Health Literacy Knowledge and Experiences of Nursing Students at a South African University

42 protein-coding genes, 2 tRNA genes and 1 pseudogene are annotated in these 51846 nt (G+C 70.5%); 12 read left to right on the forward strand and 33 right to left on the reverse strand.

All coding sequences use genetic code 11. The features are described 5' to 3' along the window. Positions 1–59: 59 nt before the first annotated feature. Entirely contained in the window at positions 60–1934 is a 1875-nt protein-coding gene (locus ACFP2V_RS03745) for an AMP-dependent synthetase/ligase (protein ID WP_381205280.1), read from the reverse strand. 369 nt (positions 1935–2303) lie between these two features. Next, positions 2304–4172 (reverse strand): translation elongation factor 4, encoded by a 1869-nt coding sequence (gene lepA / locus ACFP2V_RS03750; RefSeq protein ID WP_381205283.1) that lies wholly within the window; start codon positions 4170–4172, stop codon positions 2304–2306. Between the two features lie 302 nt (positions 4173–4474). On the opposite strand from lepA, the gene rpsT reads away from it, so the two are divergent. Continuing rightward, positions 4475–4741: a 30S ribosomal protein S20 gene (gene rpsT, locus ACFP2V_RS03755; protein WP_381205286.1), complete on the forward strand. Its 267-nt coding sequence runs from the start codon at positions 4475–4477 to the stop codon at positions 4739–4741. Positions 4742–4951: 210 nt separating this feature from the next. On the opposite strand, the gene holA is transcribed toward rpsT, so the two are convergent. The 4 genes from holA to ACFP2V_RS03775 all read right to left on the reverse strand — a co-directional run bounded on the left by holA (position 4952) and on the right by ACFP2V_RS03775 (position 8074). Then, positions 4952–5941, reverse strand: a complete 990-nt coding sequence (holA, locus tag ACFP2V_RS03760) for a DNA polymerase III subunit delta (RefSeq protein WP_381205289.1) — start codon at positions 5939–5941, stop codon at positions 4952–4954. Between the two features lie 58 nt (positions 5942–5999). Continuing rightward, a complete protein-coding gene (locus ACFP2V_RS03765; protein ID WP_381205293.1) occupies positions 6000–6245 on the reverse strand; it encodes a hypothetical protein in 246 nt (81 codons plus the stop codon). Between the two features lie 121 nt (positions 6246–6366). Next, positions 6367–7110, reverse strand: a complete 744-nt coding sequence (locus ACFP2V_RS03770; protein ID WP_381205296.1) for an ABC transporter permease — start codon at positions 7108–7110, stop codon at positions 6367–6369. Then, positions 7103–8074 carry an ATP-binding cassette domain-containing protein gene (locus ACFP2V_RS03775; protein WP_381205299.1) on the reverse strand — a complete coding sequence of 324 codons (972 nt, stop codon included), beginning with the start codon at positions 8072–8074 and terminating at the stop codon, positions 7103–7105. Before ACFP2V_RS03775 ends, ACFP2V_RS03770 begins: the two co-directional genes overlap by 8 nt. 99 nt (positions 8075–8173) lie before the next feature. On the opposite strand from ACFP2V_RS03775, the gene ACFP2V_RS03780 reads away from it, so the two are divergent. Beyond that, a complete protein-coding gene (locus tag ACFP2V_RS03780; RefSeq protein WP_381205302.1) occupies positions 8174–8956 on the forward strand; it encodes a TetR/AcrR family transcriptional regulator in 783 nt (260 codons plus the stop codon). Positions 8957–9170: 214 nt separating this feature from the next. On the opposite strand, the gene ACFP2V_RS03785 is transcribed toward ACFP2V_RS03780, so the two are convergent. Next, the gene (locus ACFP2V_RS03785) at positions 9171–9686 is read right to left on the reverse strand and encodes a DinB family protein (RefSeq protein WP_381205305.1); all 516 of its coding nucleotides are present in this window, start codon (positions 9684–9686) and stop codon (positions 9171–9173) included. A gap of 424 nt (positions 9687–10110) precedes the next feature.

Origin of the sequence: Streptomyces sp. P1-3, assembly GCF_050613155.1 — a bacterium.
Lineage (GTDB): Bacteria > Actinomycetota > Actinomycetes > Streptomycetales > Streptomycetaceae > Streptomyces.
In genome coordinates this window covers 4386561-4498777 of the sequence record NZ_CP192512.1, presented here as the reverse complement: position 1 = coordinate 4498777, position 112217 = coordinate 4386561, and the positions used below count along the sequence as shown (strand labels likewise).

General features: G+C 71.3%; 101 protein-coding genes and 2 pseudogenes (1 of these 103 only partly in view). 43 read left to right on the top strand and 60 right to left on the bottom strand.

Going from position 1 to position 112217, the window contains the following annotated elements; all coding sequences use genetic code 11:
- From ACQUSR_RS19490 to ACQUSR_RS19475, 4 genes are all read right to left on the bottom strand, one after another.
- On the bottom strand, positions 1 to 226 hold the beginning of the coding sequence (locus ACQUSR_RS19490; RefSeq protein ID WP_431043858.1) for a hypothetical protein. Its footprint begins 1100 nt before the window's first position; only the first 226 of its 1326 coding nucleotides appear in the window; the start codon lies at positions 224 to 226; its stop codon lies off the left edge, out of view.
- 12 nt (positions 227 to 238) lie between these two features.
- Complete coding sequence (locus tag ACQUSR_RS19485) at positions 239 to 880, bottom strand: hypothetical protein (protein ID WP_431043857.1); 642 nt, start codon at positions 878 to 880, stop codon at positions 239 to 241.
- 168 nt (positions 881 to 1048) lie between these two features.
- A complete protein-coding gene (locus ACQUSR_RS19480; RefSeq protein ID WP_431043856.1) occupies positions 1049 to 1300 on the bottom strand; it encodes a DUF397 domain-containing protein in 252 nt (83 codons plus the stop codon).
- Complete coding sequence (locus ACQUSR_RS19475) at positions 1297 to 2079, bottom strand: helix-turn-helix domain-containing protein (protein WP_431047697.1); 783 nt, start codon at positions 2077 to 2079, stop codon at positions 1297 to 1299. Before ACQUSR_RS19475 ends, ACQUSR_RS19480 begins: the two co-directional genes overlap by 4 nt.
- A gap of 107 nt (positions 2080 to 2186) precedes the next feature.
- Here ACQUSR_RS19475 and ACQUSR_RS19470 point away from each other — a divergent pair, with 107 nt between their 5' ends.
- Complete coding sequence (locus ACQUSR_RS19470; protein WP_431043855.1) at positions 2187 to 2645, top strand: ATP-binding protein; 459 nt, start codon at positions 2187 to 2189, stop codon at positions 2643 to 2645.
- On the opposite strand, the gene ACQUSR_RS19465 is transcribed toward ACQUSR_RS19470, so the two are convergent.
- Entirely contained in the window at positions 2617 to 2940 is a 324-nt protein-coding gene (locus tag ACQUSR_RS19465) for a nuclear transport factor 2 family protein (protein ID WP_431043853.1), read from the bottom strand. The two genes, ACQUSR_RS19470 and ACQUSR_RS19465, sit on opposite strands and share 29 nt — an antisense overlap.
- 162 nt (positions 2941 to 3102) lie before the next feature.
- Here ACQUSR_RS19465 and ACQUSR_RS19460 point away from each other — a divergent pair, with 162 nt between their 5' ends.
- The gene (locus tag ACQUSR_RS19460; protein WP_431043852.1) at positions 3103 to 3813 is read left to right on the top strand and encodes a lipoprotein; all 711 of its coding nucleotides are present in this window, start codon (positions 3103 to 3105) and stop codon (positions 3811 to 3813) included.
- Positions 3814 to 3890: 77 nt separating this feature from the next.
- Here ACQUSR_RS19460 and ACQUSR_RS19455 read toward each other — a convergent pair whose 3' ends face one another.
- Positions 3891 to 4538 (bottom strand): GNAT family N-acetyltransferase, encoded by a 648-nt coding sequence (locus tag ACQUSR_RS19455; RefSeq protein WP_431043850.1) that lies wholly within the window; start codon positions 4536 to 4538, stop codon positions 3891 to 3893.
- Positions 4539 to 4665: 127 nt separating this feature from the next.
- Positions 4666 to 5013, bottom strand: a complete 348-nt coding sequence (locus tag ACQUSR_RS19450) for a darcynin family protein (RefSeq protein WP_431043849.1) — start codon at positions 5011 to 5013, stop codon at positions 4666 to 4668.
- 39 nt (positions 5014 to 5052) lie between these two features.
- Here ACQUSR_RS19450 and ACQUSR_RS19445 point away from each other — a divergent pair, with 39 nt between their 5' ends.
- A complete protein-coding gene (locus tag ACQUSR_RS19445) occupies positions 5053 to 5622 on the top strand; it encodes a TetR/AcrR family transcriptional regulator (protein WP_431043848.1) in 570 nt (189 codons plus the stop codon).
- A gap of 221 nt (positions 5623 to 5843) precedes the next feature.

A worldwide high prevalence of low health literacy has been reported, and despite the emergence of health literacy as a better determinant of health than socio-economic status, it is alarming that little attention is being accorded to training health workers on health literacy practices. This study thus sought to describe the health literacy knowledge and experiences of nursing students gained during training in order to establish a basis that will inform future health literacy training. A descriptive cross-sectional survey was carried out using a questionnaire to establish the health literacy knowledge and experience of 82 nursing students. Data were analysed using descriptive as well as inferential statistics. The students exhibited unsatisfactory health literacy knowledge as measured by the questionnaire, with an average score of 73 per cent, with knowledge gaps in some areas – for example with regard to the effect of low health literacy on patient health outcomes and identification of patients with low health literacy. Their health literacy experience was also lacking, with students only reporting some experience in the use of written materials in providing patient education. The results portray that the emphasis of health literacy in the curriculum failed to have a sufficient effect on health literacy knowledge.
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